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Toronto recognises Black Mental Health Day


TORONTO, March 1, 2020- On March 2, the City of Toronto will recognize the first Black Mental Health Day. The day will highlight the current Toronto For All campaign, which focuses on the impact that anti-Black racism has on mental health and is a call to action for more support and access to culturally-responsive mental health services and programs for Black residents. 

Anti-Black racism is a historic, pervasive, and systemic issue in Toronto – affecting the life chances of more than 400,000 people of African descent who call Toronto home. Experiencing systemic discrimination and microaggressions are social stressors that increase the risk of negative physical and mental health including anxiety, depression, suicide or suicidal thoughts, cardiovascular disease, breast cancer, high blood pressure and premature mortality. 

A day dedicated to Black mental health will shed light on and encourage a deeper social commitment to addressing the profound and systemic harms of anti-Black racism on the mental health of Black Torontonians. An annual day to confront anti-Black racism’s negative impact on mental health in Black communities is only the first step, but an important one to rally people to take action. This action can take many forms, for instance: 

• seeking help for mental health care or encouraging someone else to do so 
• supporting organizations or institutions to adopt a plan for increasing accessibility to culturally-responsive mental health supports 
• inspiring community-led activations that advance existing mental health resources within the community and acknowledge the need for more  
• sharing personal stories so others know that they are not alone. 

Several featured and community-led events are scheduled to take place on March 2 that are designed to drive productive dialogue and to acknowledge the need for systemic change.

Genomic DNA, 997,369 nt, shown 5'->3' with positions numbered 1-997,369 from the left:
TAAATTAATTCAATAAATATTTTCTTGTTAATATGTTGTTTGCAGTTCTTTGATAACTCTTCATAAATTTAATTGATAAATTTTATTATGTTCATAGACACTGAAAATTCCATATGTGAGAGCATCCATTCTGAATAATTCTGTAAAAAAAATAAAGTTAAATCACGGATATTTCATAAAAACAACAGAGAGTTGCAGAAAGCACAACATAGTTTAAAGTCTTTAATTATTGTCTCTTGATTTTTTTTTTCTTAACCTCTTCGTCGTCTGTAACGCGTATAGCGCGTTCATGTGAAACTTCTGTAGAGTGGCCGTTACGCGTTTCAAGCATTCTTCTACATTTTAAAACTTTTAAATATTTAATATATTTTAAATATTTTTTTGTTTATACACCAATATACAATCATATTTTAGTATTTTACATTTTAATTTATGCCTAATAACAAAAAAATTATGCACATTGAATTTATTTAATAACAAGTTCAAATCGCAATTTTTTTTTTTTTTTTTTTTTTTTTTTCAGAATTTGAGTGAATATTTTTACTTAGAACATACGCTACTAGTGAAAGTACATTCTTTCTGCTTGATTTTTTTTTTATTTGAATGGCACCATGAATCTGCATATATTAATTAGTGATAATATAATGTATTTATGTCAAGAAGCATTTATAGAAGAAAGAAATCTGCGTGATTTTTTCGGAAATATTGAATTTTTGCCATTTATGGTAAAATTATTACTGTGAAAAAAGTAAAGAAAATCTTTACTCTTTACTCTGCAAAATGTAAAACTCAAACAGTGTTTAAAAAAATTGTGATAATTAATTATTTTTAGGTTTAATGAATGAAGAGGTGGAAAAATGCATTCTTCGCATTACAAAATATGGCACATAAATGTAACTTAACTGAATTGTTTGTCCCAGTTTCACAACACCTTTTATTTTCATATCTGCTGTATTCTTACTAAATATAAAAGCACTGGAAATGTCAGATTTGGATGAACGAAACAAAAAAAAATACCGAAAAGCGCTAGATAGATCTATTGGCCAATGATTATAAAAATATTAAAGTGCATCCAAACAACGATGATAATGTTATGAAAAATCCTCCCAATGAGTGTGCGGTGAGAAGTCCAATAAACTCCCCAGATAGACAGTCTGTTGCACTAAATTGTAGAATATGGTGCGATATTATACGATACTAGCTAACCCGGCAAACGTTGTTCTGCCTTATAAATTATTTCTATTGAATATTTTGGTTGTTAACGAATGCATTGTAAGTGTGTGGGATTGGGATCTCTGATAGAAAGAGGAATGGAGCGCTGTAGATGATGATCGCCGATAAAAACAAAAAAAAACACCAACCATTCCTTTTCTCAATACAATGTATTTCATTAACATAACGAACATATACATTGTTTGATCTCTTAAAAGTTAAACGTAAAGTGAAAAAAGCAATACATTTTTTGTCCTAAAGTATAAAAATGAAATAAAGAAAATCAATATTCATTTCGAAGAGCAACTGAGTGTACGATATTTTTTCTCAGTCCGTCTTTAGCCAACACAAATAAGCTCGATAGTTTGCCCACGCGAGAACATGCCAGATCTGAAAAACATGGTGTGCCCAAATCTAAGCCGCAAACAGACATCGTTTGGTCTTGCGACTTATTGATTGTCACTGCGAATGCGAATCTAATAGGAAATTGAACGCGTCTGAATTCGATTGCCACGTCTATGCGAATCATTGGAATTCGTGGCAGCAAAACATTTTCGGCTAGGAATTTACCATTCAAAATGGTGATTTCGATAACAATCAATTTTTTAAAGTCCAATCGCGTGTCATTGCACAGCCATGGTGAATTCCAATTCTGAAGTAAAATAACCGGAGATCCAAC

The City has partnered with TAIBU Community Health Centre, a non-for-profit, community-led organization that serves the Black Community across the Greater Toronto Area, and Centre for Addiction and Mental Health (CAMH) to present a Facebook LIVE panel discussion exploring the relationships between mental health in Black communities and anti-Black racism.  

The panel will include Jully Black (Canadian singer-songwriter, producer and actress), Celina Caesar-Chavannes (former Independent Member of Parliament), Tatiana Ferguson (advocate for trans and queer Black, Indigenous People of Colour), Notisha Massaquoi, (community advocate) and Kwame McKenzie (CEO of the Wellesley Institute). All Torontonians are welcome to join in, share their thoughts and ask questions:  

The City has also partnered with other community groups to present:  

• a community celebration to mark the day and a healing circle organized by TAIBU 
• an open mic night organized by Reaching Intelligent Souls Everywhere (R.I.S.E.)  
• an event for Black youth to engage with food, explore healthy mental health practices organized by FoodShare and Toronto Youth Food Policy Council 
• a session on the impact of anti-Black racism and Islamophobia towards the Somali community organized by Positive Change Initiative TO 
• an event for Black Francophone youth with guest speakers and music performance  

Location and timing of the events scheduled for the day can be found on the Black Mental Health Day website at blackmentalhealthday.ca

Toronto For All is a public education initiative to generate dialogue among Toronto residents in order to create a city that says “no” to all forms of discrimination and racism, including systemic racism. Information and resources to educate Torontonians about the effects of anti-Black racism on mental health are available on the Toronto For All web page at toronto.ca/community-people/get-involved/community/toronto-for-all

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